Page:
Growing Tumbler Tomatoes and Trailing Varieties
It wasn’t that long ago that the idea of growing tomatoes in a hanging basket or upside down planter seemed a bit unusual.
Now it is fast becoming one of the most popular ways to grow tomatoes and the new varieties available for this type of growing show that this is the case.
What is a Trailing Variety?
A trailing variety is a bush tomato plant that will grow in a confined space (small root area) with a sprawling growing habit. In other words, its branches grow long enough to hang down over the sides of a container producing a cascading or fountain like effect.
The first very popular variety of this type was called Tumbler F1 and is still an excellent variety with a great taste and good yield.
Then along came Tumbling Tom in both red and yellow strains. This variety is one of the most popular trailing tomato varieties today, partly because it looks so good, its produces a good crop with a very good taste. It also has a good shelf life and doesn’t split easily.
The only disadvantages of Tumbling Tom is that it takes slightly longer to mature than Tumbler F1 and the fruit tends to be slightly smaller.
Popular Trailing Varieties
These varieties include: 100s and 1000s which is a smaller cherry size (cocktail size really) but does produce an amazing crop, Maskotka, Gartenperle or Garden Pearl, Rambling Gold Stripe – very compact, Cherry Fountain, Ildi which is yellow and an established favourite, Tumbling Tom Junior, Bajaja and Cherry Cascade.
Non Trailing Habit
Some bush plants that produce cherry tomatoes aren’t suitable for hanging baskets because they have a non trailing habit and require some support or need more room for their roots than a hanging basket can give.
These include, Red Alert and many of the small upright bush plants such as Balconi Red and Yellow which are great in window boxes and containers along with Venus, Vilma, Totem F1 and Sweet ‘n’ Neat to name but a few.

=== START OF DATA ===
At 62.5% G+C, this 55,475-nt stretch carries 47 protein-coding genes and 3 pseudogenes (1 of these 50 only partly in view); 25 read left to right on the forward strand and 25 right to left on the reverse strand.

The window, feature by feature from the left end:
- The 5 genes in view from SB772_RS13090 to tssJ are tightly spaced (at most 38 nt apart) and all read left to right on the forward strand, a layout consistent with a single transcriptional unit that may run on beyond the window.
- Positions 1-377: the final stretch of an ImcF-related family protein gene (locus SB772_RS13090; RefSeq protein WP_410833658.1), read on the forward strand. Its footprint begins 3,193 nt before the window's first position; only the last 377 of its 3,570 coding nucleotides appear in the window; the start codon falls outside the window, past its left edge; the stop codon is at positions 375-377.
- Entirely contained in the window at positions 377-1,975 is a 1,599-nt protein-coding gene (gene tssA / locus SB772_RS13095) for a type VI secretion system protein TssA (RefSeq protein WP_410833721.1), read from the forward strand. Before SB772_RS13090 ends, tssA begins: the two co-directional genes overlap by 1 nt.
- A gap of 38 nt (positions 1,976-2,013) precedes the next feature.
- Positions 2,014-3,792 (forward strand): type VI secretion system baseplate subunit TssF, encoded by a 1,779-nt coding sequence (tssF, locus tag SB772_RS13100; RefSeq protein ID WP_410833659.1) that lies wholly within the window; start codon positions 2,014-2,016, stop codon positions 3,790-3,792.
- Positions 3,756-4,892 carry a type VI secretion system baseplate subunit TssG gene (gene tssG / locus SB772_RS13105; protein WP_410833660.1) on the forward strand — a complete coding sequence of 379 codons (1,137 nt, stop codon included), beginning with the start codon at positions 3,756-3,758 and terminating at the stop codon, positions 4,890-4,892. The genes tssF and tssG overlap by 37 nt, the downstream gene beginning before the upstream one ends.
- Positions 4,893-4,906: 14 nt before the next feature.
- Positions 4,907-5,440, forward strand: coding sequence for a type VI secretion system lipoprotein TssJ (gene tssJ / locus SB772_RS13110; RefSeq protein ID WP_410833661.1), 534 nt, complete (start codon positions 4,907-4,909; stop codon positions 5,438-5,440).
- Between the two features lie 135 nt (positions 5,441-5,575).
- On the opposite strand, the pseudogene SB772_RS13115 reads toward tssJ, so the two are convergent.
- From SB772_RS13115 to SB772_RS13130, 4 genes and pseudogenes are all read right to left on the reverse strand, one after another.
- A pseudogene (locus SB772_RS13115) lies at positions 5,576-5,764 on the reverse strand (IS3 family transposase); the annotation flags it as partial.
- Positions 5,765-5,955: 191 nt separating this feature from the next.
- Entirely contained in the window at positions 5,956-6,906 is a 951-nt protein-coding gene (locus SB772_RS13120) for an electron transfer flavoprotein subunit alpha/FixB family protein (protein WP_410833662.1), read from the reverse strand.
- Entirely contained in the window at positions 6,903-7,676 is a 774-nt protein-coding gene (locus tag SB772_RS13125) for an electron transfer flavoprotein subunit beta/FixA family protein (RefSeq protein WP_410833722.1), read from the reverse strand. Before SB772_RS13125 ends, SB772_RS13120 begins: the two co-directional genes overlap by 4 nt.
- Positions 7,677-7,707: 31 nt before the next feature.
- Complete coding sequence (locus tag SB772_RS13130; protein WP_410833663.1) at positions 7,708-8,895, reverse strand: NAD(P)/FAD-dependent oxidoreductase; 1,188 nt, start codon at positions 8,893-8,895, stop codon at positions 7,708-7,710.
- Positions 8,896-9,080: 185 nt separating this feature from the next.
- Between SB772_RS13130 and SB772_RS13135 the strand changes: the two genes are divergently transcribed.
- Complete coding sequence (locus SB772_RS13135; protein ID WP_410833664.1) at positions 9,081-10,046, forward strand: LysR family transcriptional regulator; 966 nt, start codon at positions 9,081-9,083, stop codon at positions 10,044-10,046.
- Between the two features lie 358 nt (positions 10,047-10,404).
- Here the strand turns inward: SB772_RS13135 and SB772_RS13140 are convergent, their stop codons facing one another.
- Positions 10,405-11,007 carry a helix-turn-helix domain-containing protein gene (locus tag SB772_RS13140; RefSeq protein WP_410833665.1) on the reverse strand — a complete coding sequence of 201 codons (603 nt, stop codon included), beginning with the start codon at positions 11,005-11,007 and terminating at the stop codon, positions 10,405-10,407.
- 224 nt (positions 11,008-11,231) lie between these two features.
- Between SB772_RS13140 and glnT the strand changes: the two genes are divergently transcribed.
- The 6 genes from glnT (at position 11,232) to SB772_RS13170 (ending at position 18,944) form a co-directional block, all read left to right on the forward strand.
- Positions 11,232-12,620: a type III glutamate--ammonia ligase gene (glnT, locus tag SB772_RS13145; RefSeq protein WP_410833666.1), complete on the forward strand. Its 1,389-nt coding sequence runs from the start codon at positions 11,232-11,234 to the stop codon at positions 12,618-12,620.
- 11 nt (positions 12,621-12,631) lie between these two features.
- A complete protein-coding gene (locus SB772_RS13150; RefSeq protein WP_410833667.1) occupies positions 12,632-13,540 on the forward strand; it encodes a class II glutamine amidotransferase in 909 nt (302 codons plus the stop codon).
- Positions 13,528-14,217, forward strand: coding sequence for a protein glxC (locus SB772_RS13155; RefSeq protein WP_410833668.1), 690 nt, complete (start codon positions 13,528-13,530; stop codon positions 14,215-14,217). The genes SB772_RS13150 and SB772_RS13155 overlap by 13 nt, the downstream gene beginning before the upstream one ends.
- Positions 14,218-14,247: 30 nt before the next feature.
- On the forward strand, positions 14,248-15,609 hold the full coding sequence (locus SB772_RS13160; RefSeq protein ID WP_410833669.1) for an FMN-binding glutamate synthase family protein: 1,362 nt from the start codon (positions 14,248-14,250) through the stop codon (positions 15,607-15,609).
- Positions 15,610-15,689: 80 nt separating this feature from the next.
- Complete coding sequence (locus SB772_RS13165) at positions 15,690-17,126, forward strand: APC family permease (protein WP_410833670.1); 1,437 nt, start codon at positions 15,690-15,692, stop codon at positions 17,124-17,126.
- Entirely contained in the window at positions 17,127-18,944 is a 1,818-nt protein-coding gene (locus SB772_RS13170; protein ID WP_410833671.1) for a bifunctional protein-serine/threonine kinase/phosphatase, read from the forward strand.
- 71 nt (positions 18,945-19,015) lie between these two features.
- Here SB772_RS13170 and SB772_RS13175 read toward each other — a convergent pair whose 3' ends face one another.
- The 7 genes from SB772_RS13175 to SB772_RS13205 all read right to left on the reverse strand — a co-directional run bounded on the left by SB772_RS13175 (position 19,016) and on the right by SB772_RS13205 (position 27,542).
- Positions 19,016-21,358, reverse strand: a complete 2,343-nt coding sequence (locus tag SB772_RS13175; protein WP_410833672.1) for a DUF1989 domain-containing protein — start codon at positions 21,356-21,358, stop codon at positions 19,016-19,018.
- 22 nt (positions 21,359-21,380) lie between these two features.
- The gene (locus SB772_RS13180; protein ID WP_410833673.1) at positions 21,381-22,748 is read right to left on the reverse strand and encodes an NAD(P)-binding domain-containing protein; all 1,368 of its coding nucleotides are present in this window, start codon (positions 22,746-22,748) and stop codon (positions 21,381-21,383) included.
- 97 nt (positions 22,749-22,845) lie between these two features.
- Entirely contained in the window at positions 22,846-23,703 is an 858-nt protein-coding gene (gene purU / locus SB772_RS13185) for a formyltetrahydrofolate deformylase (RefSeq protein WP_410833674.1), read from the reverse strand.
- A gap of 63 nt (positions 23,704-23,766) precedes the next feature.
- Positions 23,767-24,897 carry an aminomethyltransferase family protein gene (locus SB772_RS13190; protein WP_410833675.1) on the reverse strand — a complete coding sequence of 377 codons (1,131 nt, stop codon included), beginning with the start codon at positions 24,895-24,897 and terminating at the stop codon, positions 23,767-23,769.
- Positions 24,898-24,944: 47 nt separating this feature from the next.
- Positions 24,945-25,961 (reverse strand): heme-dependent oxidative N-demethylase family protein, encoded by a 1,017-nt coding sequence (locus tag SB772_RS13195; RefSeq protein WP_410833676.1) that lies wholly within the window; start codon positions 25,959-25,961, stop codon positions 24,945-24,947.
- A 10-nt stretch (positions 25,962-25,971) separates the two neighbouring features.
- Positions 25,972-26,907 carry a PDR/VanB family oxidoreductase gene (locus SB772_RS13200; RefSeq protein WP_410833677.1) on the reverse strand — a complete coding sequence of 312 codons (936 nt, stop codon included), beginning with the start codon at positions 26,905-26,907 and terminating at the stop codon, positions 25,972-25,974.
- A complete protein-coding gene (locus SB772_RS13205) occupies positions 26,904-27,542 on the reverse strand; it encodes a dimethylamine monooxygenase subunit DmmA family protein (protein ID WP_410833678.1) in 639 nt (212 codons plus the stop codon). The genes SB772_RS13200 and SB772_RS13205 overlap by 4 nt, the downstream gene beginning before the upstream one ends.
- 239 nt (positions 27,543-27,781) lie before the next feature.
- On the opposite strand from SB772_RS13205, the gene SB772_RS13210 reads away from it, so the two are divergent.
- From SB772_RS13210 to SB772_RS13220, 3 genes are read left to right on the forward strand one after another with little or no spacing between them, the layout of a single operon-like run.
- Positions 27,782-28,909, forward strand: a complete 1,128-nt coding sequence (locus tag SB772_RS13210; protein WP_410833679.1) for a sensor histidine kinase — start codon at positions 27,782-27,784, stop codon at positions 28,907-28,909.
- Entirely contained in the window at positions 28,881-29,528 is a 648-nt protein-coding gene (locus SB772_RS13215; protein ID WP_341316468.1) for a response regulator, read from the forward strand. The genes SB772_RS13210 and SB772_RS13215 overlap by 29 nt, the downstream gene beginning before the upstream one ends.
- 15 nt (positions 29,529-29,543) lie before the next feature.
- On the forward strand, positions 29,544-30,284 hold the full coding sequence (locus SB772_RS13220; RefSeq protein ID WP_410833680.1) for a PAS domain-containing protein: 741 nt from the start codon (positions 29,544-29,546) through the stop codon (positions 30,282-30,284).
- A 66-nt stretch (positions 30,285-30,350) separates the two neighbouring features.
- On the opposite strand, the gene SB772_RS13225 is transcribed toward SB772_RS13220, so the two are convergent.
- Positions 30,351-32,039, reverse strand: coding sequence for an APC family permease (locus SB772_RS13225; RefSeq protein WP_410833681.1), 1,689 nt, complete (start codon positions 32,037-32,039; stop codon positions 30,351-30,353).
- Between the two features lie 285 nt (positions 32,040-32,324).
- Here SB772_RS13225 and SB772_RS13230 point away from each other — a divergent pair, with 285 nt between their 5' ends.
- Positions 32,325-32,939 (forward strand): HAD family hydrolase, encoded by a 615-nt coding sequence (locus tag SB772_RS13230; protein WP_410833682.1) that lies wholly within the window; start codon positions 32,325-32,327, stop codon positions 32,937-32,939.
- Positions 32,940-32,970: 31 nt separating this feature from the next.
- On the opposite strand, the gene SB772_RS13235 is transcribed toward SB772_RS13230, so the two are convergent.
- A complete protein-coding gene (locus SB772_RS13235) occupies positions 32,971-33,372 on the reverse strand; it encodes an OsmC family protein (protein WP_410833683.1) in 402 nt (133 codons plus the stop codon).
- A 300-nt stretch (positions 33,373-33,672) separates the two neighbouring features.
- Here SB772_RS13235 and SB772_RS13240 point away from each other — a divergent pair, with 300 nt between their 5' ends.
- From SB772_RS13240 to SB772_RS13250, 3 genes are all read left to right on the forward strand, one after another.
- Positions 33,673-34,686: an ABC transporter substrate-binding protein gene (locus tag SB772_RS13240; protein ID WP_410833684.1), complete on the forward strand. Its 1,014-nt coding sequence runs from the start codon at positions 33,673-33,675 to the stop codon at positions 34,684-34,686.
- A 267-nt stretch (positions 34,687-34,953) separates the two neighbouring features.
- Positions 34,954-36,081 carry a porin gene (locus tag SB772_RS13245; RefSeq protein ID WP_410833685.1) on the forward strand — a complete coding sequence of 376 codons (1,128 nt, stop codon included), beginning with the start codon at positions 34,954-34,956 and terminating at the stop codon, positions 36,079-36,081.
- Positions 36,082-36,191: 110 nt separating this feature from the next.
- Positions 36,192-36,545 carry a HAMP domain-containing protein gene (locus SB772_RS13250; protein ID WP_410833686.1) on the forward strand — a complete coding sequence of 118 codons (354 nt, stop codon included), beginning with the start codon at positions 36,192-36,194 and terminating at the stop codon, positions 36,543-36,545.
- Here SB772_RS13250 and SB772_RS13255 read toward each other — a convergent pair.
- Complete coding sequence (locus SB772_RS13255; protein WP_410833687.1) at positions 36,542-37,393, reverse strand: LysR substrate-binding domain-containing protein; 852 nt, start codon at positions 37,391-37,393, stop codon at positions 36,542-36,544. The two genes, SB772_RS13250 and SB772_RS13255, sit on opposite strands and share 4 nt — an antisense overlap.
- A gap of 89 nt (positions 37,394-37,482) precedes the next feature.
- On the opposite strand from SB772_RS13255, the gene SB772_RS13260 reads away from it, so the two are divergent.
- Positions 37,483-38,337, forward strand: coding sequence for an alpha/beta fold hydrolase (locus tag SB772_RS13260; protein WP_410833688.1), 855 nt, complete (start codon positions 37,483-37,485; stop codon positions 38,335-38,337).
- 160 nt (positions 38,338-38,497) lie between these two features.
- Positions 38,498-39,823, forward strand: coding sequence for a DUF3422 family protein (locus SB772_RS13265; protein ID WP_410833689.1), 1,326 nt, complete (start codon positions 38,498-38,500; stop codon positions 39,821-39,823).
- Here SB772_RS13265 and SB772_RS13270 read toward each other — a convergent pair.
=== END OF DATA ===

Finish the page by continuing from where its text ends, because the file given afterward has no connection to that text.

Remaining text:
Losetto F1, which is said to be blight tolerant, and other hybrid bush plants are probably best grown in large containers on the patio (more room for their roots) in order to take full advantage of their vigour and get the best possible yield.
Containers for Trailing Varieties
It goes without saying that if you wish to grow trailing varieties you need a high sided container or hanging basket so that the tomatoes can hang over the sides without touching the ground. Slugs and snails love tomatoes!
Hanging baskets are great – especially as a visual feature but their disadvantage is that there is a limited amount of room for plant roots and the small amount of soil will hold less water than a large deep pot.
A large pot or container with high sides will be more suitable in that tomato plants will produce a better crop, given more room.
Optimising Soil In Hanging Baskets and Pots
Adding perlite, vermiculite and water retaining gel crystals will help the soil absorb more water.
This will mean that these containers won’t dry out on a hot day and your plants will be a lot happier!
Tomato plants are prone to stress when moisture levels are up and down like a yoyo, and stress leads to a poorer crop of tomatoes.
Try Lizzano F1 in the 2018 season – it is UK bred and ideal for baskets and containers – seeds from Suttons.
The great benefit of growing tumbler cherry tomatoes is that most varieties are very sweet and usually mature earlier than medium and large tomato varieties!